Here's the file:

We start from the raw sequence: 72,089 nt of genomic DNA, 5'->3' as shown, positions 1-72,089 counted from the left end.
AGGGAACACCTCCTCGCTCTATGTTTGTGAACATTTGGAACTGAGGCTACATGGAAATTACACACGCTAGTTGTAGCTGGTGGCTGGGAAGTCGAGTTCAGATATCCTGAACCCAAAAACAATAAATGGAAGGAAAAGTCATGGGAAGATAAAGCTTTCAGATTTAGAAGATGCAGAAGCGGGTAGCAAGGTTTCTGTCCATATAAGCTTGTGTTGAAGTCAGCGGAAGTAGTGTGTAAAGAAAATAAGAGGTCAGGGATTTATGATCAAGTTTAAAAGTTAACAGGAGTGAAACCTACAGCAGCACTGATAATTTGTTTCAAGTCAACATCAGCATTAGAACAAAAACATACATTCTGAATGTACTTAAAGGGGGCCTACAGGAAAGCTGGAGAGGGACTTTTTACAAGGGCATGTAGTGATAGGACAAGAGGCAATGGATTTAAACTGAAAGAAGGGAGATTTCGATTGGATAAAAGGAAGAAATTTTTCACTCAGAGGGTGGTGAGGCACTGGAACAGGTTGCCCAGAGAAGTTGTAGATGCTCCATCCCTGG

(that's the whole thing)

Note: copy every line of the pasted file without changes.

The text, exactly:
We start from the raw sequence: 72,089 nt of genomic DNA, 5'->3' as shown, positions 1-72,089 counted from the left end.
AGGGAACACCTCCTCGCTCTATGTTTGTGAACATTTGGAACTGAGGCTACATGGAAATTACACACGCTAGTTGTAGCTGGTGGCTGGGAAGTCGAGTTCAGATATCCTGAACCCAAAAACAATAAATGGAAGGAAAAGTCATGGGAAGATAAAGCTTTCAGATTTAGAAGATGCAGAAGCGGGTAGCAAGGTTTCTGTCCATATAAGCTTGTGTTGAAGTCAGCGGAAGTAGTGTGTAAAGAAAATAAGAGGTCAGGGATTTATGATCAAGTTTAAAAGTTAACAGGAGTGAAACCTACAGCAGCACTGATAATTTGTTTCAAGTCAACATCAGCATTAGAACAAAAACATACATTCTGAATGTACTTAAAGGGGGCCTACAGGAAAGCTGGAGAGGGACTTTTTACAAGGGCATGTAGTGATAGGACAAGAGGCAATGGATTTAAACTGAAAGAAGGGAGATTTCGATTGGATAAAAGGAAGAAATTTTTCACTCAGAGGGTGGTGAGGCACTGGAACAGGTTGCCCAGAGAAGTTGTAGATGCTCCATCCCTGG